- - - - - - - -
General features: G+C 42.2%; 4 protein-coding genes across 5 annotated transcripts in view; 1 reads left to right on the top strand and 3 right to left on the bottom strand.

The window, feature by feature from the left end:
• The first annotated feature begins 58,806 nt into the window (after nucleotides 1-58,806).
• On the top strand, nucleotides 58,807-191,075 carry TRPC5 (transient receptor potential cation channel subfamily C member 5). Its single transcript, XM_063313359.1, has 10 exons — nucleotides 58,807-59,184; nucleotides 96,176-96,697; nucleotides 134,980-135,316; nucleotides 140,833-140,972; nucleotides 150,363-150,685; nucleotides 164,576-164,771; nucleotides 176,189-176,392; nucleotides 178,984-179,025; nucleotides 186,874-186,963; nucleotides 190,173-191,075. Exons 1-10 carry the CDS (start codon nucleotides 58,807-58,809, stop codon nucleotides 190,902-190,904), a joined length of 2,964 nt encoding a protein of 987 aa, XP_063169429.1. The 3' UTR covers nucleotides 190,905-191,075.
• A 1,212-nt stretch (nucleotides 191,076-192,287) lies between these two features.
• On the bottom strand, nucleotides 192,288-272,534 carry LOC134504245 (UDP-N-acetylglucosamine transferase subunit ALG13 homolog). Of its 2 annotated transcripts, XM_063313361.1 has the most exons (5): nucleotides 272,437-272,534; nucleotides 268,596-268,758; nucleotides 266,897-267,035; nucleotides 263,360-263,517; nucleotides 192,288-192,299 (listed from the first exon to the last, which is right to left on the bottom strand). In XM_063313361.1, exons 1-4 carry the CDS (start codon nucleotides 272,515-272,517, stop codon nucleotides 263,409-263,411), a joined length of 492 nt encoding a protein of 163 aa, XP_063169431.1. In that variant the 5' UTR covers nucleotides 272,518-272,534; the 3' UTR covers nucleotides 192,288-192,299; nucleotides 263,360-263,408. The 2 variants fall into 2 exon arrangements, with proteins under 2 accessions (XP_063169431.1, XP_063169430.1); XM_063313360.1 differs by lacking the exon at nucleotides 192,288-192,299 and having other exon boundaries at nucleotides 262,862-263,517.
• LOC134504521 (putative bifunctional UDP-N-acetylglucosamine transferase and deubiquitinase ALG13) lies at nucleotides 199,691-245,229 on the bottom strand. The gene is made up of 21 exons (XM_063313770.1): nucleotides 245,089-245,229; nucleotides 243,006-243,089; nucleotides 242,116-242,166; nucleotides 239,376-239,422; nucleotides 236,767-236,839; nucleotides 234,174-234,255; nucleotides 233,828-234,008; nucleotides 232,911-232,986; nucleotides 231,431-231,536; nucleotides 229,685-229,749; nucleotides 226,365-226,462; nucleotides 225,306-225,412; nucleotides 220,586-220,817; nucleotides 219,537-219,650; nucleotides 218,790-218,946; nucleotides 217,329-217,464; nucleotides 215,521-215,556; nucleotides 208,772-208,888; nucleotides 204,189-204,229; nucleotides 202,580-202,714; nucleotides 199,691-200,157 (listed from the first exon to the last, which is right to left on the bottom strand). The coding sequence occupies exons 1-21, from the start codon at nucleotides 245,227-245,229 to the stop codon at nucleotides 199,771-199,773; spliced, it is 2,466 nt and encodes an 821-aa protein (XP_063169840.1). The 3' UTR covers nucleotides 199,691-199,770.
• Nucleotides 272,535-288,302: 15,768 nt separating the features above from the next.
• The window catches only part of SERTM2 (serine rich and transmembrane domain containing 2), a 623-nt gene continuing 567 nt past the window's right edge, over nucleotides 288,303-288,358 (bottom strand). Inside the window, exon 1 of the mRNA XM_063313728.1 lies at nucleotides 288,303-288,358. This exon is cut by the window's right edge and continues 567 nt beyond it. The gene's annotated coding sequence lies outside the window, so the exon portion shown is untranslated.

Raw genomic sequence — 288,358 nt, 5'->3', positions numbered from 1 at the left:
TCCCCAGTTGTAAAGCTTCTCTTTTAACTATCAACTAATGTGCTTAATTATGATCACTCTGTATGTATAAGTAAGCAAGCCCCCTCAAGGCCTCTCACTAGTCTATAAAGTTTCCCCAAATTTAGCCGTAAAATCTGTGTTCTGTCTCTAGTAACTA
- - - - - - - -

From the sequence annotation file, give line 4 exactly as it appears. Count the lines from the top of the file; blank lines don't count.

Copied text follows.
• On the top strand, nucleotides 58,807-191,075 carry TRPC5 (transient receptor potential cation channel subfamily C member 5). Its single transcript, XM_063313359.1, has 10 exons — nucleotides 58,807-59,184; nucleotides 96,176-96,697; nucleotides 134,980-135,316; nucleotides 140,833-140,972; nucleotides 150,363-150,685; nucleotides 164,576-164,771; nucleotides 176,189-176,392; nucleotides 178,984-179,025; nucleotides 186,874-186,963; nucleotides 190,173-191,075. Exons 1-10 carry the CDS (start codon nucleotides 58,807-58,809, stop codon nucleotides 190,902-190,904), a joined length of 2,964 nt encoding a protein of 987 aa, XP_063169429.1. The 3' UTR covers nucleotides 190,905-191,075.